The defense questioned Branam for clarification about the reasons for her going to stay with her sister and said that she said it was because her sister didn't like to stay alone, not because she was scared of Frolos. Branam said the second time she went to live with her sister it was because of Frolos.
Kitchens also asked her about the value of her home and she told the jury she had lived in the house on family owned land since 1996, and after the fire $27,000 was paid to the mortgage company to pay off the home. She said she never received any money for the home or the contents she lost in the fire.
She told the jury, "I have never filed charges against him, never turned him in, the state picked this up, I want it over, I want my life back."
When asked about the reason she thought Frolos might have burned her home, Branam said, "Because he said he would do it. That is why he called that night, to make sure I wasn't home."
Tamera Hyde, Braham's sister was the second witness to testify for the prosecution. Hyde told the jury about Branam living with her after her wrist was broken.
She told the jury that she had opportunities to talk to Frolos on the phone and explained his demeanor to be from very nice to angry.
Hyde said that one time after he had called Branam several times while she was at her house, she talked to him to get him to stop calling or she would call the police. Hyde said, "If you call the police, she can kiss everything goodbye." After this, Hyde said she called the Sharp County Police Department about his behavior.
On cross, Kitchens asked where the recordings were of these conversations and Hyde said she couldn't get them, they were on Branam's voicemail.
Jesse "Crackhead Jesse" Smith, as he proclaimed his nickname, was the third witness for the prosecution. Smith testified that while in jail with Frolos he told him about his tumultuous relationship with Branam and that if he could just get out of jail he would, "burn the exes house down." He said Frolos would say this several times a day.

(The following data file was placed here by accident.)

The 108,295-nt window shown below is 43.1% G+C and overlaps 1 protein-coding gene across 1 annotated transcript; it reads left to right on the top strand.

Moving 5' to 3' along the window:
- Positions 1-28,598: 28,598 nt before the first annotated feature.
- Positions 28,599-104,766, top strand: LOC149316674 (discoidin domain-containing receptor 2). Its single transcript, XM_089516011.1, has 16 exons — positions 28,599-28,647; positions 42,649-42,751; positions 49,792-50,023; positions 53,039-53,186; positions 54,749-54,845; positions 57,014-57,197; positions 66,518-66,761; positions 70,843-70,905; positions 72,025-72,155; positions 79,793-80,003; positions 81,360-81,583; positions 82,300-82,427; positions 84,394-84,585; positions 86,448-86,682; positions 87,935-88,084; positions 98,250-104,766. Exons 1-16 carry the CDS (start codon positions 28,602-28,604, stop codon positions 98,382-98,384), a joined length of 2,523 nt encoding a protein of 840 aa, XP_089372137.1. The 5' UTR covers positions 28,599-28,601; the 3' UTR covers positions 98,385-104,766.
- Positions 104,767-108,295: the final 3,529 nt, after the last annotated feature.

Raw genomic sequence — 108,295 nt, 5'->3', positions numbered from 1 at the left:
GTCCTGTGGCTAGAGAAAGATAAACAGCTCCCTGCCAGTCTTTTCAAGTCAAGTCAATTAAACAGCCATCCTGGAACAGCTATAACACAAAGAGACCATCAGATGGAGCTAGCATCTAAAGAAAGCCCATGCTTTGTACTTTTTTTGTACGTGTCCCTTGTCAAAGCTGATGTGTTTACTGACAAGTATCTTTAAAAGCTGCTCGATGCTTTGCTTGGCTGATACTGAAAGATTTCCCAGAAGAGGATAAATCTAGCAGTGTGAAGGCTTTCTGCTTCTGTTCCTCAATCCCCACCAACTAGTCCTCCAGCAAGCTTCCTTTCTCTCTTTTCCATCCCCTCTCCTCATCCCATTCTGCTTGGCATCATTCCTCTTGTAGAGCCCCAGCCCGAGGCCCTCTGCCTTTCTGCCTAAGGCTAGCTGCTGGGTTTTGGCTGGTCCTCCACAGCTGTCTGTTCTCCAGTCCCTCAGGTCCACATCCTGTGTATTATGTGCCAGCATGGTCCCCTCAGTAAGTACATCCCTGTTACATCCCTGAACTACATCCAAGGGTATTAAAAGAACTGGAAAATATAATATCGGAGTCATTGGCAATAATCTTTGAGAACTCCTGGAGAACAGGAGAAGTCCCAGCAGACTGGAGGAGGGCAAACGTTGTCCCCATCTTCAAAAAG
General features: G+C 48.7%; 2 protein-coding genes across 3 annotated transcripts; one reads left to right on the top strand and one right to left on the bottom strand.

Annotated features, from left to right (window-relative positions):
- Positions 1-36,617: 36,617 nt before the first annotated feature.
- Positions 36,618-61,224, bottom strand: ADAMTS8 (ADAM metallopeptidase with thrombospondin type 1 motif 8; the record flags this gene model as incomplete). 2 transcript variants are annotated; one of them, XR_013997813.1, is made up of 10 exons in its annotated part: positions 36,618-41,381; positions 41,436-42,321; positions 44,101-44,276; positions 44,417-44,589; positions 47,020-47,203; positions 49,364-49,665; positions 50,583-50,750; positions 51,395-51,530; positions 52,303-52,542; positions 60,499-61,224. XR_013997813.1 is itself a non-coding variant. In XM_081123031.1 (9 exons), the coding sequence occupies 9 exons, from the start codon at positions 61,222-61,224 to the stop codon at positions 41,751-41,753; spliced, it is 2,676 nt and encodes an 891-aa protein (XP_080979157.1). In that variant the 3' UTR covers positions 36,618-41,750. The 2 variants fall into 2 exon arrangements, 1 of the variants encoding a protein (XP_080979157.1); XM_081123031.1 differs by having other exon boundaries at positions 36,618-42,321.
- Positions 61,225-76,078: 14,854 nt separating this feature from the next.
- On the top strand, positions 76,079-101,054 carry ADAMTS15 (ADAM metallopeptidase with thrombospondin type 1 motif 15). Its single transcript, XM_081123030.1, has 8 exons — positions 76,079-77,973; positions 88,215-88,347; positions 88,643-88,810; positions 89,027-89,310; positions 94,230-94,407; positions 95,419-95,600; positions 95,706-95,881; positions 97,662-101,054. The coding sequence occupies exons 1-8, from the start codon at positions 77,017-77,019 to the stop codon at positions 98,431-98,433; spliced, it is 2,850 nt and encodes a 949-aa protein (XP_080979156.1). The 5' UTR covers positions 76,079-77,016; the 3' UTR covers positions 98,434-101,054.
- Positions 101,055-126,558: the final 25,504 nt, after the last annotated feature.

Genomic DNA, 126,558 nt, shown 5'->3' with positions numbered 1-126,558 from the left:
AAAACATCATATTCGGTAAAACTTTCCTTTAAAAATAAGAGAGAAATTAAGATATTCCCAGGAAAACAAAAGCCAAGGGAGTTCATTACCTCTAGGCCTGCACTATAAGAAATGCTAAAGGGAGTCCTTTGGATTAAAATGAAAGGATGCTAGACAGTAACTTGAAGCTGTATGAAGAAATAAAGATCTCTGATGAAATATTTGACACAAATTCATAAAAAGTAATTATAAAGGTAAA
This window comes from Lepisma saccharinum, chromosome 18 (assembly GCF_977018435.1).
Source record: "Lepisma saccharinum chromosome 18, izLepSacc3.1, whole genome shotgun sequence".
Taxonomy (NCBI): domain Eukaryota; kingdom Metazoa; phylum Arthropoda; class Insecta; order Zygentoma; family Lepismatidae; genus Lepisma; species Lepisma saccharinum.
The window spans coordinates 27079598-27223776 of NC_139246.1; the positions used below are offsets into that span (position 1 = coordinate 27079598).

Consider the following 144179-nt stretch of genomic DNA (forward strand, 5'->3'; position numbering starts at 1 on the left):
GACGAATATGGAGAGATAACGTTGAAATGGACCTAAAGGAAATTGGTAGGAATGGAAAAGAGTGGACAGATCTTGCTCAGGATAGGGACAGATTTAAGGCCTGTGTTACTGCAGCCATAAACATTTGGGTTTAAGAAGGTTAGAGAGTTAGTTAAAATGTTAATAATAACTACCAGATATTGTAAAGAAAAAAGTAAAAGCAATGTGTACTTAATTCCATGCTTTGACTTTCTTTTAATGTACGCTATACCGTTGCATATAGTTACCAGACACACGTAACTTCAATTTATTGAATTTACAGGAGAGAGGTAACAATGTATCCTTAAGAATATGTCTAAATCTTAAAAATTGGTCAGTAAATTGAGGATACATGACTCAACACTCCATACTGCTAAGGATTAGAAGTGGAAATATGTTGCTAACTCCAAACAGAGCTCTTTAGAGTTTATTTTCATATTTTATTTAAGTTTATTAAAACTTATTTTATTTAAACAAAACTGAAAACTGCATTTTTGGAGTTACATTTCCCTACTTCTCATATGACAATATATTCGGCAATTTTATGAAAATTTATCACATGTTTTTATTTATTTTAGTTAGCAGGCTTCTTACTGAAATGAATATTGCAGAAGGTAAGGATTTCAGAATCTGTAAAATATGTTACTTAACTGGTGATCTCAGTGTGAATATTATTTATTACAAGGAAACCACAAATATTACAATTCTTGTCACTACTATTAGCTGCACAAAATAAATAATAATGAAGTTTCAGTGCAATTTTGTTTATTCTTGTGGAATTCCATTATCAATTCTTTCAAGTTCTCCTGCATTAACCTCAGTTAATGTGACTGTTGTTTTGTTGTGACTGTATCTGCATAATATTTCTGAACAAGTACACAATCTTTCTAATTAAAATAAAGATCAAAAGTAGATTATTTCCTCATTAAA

He told the jury he had no promises or arrangements made with the prosecution for his testimony.
On cross examination, Kitchens told the jury the state (prosecutor) is the one who revokes probation and Smith had already been revoked once and was currently on probation. He asked why he didn't tell anyone, Smith said, "Once I got out, I figured he did it." So before he was charged, he told the state.
James Houston Patterson was the fourth witness to testify for the prosecution. Grider established for the jury Patterson had been convicted of a felony four or five times. Patterson, whose cousin Oscar is married to Frolos' sister, said he came to get a weedeater from Frolos' home the morning after the fire and told Frolos about the fire.
He said Frolos told him he had spent the night in Horseshoe Bend. Patterson said Frolos told him if they came to arrest him they wouldn't take him alive. He said Frolos knew he would be blamed for the fire and asked him to call him if he saw cops when he was leaving.
After leaving Frolos' home, Patterson wrecked his vehicle after running over a turkey and was charged with DWI by the officers coming to arrest Frolos.
On cross, Kitchens asked him if he was made any promises for his testimony. Patterson said no, but attorney Starken told him the police might help him out on his DWI for talking about the event.
Frolos' neighbor Henry Ihnfeldt testified that Frolos had talked about burning Branam's home for the last few months, mostly when he was mad. He said he told Frolos, "Loving and possessing are two different things."
Ihnfeldt also told the jury that Frolos had approached him after he received his subpoena. Frolos told him he didn't have to tell what he knew. Ihnfeldt said Frolos then, in a threatening tone, said, referring to his mother's trailer, "Like, if someone saw me do something, like burn that old trailer by your house, then they couldn't prove it."
Ihnfeldt also visited Frolos while in jail and said he was asked to retrieve a "package" from the woods. He said that he found a Walmart sack in the woods near Frolos house with boots in them. Because he was busy at work and had a lot going on, Ihnfeldt put them in the car and later took them to Frolos' storage building which he had a key for, and locked them up.
On cross examination, Kitchens asked why he didn't call the police and tell them about the boots. He said he did, and also took Branam to the shed and let her get her things out.
On redirect, Grider asked Ihnfeldt why he didn't tell Frolos about letting Branam get her things before he allowed her in the shed. Ihnfeldt told the jury that Frolos would have been mad and didn't want Branam to have to deal with him before getting her things out of the shed. This was something Frolos had already told Ihnfeldt when he visited with him.